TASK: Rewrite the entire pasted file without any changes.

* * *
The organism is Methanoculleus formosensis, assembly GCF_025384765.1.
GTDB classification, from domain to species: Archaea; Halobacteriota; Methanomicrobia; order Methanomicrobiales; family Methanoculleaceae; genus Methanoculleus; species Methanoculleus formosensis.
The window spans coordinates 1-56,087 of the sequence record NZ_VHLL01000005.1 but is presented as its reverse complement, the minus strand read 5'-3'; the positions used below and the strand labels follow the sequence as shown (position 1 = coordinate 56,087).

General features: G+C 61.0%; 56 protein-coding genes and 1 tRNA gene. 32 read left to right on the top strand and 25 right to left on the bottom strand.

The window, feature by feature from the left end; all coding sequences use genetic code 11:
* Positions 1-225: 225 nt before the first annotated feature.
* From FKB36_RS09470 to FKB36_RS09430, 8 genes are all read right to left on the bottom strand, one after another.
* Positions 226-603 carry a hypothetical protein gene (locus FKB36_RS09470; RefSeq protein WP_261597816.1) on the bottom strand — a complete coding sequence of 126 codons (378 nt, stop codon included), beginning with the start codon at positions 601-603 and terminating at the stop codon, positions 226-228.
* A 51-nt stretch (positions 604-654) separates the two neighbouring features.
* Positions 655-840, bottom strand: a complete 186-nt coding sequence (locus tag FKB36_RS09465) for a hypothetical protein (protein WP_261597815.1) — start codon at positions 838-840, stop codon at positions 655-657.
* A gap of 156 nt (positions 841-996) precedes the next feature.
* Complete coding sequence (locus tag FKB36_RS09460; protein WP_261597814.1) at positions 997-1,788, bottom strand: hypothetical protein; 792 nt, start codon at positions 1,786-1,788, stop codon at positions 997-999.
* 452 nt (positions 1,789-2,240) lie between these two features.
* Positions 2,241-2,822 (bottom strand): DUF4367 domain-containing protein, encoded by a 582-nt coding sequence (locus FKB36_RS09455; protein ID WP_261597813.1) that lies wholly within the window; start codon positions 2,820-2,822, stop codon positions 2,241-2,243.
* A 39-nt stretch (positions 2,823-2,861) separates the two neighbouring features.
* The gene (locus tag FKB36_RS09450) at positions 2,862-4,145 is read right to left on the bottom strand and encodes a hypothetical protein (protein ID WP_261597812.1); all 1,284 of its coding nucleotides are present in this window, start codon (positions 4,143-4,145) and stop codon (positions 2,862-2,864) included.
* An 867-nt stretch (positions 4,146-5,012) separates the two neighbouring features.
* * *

The organism is Methanoculleus formosensis, assembly GCF_025384765.1.
GTDB classification, from domain to species: Archaea; Halobacteriota; Methanomicrobia; order Methanomicrobiales; family Methanoculleaceae; genus Methanoculleus; species Methanoculleus formosensis.
The window spans coordinates 1-56,087 of the sequence record NZ_VHLL01000005.1 but is presented as its reverse complement, the minus strand read 5'-3'; the positions used below and the strand labels follow the sequence as shown (position 1 = coordinate 56,087).

General features: G+C 61.0%; 56 protein-coding genes and 1 tRNA gene. 32 read left to right on the top strand and 25 right to left on the bottom strand.

The window, feature by feature from the left end; all coding sequences use genetic code 11:
* Positions 1-225: 225 nt before the first annotated feature.
* From FKB36_RS09470 to FKB36_RS09430, 8 genes are all read right to left on the bottom strand, one after another.
* Positions 226-603 carry a hypothetical protein gene (locus FKB36_RS09470; RefSeq protein WP_261597816.1) on the bottom strand — a complete coding sequence of 126 codons (378 nt, stop codon included), beginning with the start codon at positions 601-603 and terminating at the stop codon, positions 226-228.
* A 51-nt stretch (positions 604-654) separates the two neighbouring features.
* Positions 655-840, bottom strand: a complete 186-nt coding sequence (locus tag FKB36_RS09465) for a hypothetical protein (protein WP_261597815.1) — start codon at positions 838-840, stop codon at positions 655-657.
* A gap of 156 nt (positions 841-996) precedes the next feature.
* Complete coding sequence (locus tag FKB36_RS09460; protein WP_261597814.1) at positions 997-1,788, bottom strand: hypothetical protein; 792 nt, start codon at positions 1,786-1,788, stop codon at positions 997-999.
* 452 nt (positions 1,789-2,240) lie between these two features.
* Positions 2,241-2,822 (bottom strand): DUF4367 domain-containing protein, encoded by a 582-nt coding sequence (locus FKB36_RS09455; protein ID WP_261597813.1) that lies wholly within the window; start codon positions 2,820-2,822, stop codon positions 2,241-2,243.
* A 39-nt stretch (positions 2,823-2,861) separates the two neighbouring features.
* The gene (locus tag FKB36_RS09450) at positions 2,862-4,145 is read right to left on the bottom strand and encodes a hypothetical protein (protein ID WP_261597812.1); all 1,284 of its coding nucleotides are present in this window, start codon (positions 4,143-4,145) and stop codon (positions 2,862-2,864) included.
* An 867-nt stretch (positions 4,146-5,012) separates the two neighbouring features.